Adopting a fully digital fabrication process offers many advantages in prosthetic component development.

For medical device manufacturers, creating comfortable, well-fitted prostheses can be expensive and require highly skilled experts. With the increasing demand for more complex products, healthcare providers are always trying to make production more efficient.

Digital fabrication can help healthcare providers achieve this by reducing the number of processes and manual steps necessary to bridge the gap between the product and the patient. By beginning with a scan, providers can customize and create precise digital models ready for production, saving time and money. Once you have designed the prosthetic, 3D printing enables you to manufacture complex geometries that are impossible to create with other production technologies.

This digitalization process results in lower wait times for the patient, more comfortable and customized fit, and time and cost-savings for the provider. Moreover, by automating this process, the healthcare provider can spend more time with the patient, optimizing for fit and comfort.

Digitalization also creates opportunities for developing new geometries, which can be easily adapted to meet a patient’s personal wishes for aesthetics and function.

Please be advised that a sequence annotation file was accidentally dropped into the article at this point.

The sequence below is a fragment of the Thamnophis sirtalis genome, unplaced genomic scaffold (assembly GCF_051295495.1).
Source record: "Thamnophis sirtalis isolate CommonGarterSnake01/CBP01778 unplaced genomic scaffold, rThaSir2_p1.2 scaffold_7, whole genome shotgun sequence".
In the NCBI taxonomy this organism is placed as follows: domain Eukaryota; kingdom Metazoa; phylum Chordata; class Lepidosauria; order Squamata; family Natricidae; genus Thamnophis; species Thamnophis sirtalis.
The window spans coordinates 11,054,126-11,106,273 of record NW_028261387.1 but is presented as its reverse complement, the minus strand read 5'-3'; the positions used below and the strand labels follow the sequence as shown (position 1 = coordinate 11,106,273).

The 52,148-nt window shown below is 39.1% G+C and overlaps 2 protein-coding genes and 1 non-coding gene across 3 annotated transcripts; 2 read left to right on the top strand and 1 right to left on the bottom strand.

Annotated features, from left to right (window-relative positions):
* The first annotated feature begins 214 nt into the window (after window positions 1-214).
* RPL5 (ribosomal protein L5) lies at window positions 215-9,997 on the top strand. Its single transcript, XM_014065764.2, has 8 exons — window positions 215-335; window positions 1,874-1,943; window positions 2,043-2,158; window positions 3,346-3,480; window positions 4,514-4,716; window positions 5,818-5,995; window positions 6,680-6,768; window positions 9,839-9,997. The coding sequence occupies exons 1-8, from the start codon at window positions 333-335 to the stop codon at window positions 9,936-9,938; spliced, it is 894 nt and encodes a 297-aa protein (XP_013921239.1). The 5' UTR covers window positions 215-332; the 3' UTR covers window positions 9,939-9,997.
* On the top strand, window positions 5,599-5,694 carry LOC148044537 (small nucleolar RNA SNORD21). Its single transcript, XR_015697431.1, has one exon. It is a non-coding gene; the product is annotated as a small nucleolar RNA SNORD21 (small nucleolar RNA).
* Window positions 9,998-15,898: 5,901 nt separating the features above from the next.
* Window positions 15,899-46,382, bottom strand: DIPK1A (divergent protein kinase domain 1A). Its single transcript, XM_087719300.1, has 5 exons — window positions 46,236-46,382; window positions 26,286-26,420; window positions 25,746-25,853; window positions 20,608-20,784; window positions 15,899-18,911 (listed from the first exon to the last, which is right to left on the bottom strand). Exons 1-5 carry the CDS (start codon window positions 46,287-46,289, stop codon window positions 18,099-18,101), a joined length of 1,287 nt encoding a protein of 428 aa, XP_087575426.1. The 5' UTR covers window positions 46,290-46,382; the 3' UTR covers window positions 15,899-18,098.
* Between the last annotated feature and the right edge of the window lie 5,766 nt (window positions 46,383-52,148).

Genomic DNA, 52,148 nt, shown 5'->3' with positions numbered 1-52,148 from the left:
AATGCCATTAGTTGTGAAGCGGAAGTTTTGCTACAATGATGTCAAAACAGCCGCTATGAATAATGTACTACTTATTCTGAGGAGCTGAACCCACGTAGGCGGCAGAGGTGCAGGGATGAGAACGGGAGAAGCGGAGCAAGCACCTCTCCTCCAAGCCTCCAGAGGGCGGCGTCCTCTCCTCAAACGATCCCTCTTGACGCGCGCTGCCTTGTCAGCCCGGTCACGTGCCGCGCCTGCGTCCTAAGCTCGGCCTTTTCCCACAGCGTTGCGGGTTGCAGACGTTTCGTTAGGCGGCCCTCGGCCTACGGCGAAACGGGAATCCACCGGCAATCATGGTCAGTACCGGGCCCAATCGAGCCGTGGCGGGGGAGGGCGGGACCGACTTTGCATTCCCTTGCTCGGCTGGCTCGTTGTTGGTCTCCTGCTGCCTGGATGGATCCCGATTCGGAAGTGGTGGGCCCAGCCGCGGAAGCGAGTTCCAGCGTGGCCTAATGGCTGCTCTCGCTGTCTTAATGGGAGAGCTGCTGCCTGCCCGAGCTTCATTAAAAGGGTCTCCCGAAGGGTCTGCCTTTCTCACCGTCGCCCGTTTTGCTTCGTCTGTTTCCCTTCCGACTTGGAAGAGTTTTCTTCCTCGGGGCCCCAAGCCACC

Once approved, the design can be manufactured and iterated quickly. With traditional fabrication processes, on the other hand, the healthcare provider often needs to begin from scratch if alterations are necessary.

Digital fabrication processes also help the industry evolve because they create opportunities and time for experts to innovate and develop new ideas.

Case study: LifeNabled

Image showing prosthetic leg featuring custom 3D-printed prosthetic sockets with flexible inner liners.

Prosthetic leg featuring custom 3D-printed prosthetic sockets with flexible inner liners, designed in nTopology.

For many people living in developing countries, prostheses are out-of-reach. These people often rely on non-profit organizations, like LifeNabled, to access the care they need in their daily lives. Over the past 15 years, LifeNabled has treated patients in Guatemala’s poorest areas. However, following traditional prostheses fabrication workflows with limited time available was putting a significant strain on the LifeNabled team of passionate volunteers.